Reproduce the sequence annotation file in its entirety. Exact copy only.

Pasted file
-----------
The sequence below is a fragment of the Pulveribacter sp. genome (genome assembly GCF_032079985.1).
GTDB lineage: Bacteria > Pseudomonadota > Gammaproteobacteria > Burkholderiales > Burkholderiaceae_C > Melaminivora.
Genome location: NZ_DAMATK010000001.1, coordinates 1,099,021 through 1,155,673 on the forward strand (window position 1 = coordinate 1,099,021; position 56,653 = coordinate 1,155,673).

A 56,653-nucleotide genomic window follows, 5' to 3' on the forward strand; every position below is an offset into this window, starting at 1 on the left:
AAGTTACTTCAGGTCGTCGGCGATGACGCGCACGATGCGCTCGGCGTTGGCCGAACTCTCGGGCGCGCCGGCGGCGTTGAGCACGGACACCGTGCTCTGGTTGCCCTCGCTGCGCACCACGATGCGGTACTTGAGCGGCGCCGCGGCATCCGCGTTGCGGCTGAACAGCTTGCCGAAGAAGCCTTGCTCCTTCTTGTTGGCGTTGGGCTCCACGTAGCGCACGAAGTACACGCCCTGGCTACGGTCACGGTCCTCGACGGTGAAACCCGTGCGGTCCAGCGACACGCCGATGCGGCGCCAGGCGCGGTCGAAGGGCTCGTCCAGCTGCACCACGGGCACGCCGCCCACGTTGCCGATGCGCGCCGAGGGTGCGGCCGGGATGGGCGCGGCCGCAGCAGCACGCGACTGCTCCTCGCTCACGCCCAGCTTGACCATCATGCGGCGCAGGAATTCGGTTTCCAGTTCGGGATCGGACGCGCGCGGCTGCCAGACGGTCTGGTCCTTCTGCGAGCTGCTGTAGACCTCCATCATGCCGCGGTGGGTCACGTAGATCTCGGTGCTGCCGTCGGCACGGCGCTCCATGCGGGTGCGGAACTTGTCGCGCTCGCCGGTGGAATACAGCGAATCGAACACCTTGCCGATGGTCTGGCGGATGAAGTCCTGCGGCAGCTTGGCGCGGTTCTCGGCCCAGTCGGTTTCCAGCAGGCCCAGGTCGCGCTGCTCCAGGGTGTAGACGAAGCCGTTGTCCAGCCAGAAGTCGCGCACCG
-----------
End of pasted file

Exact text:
The sequence below is a fragment of the Pulveribacter sp. genome (genome assembly GCF_032079985.1).
GTDB lineage: Bacteria > Pseudomonadota > Gammaproteobacteria > Burkholderiales > Burkholderiaceae_C > Melaminivora.
Genome location: NZ_DAMATK010000001.1, coordinates 1,099,021 through 1,155,673 on the forward strand (window position 1 = coordinate 1,099,021; position 56,653 = coordinate 1,155,673).

A 56,653-nucleotide genomic window follows, 5' to 3' on the forward strand; every position below is an offset into this window, starting at 1 on the left:
AAGTTACTTCAGGTCGTCGGCGATGACGCGCACGATGCGCTCGGCGTTGGCCGAACTCTCGGGCGCGCCGGCGGCGTTGAGCACGGACACCGTGCTCTGGTTGCCCTCGCTGCGCACCACGATGCGGTACTTGAGCGGCGCCGCGGCATCCGCGTTGCGGCTGAACAGCTTGCCGAAGAAGCCTTGCTCCTTCTTGTTGGCGTTGGGCTCCACGTAGCGCACGAAGTACACGCCCTGGCTACGGTCACGGTCCTCGACGGTGAAACCCGTGCGGTCCAGCGACACGCCGATGCGGCGCCAGGCGCGGTCGAAGGGCTCGTCCAGCTGCACCACGGGCACGCCGCCCACGTTGCCGATGCGCGCCGAGGGTGCGGCCGGGATGGGCGCGGCCGCAGCAGCACGCGACTGCTCCTCGCTCACGCCCAGCTTGACCATCATGCGGCGCAGGAATTCGGTTTCCAGTTCGGGATCGGACGCGCGCGGCTGCCAGACGGTCTGGTCCTTCTGCGAGCTGCTGTAGACCTCCATCATGCCGCGGTGGGTCACGTAGATCTCGGTGCTGCCGTCGGCACGGCGCTCCATGCGGGTGCGGAACTTGTCGCGCTCGCCGGTGGAATACAGCGAATCGAACACCTTGCCGATGGTCTGGCGGATGAAGTCCTGCGGCAGCTTGGCGCGGTTCTCGGCCCAGTCGGTTTCCAGCAGGCCCAGGTCGCGCTGCTCCAGGGTGTAGACGAAGCCGTTGTCCAGCCAGAAGTCGCGCACCG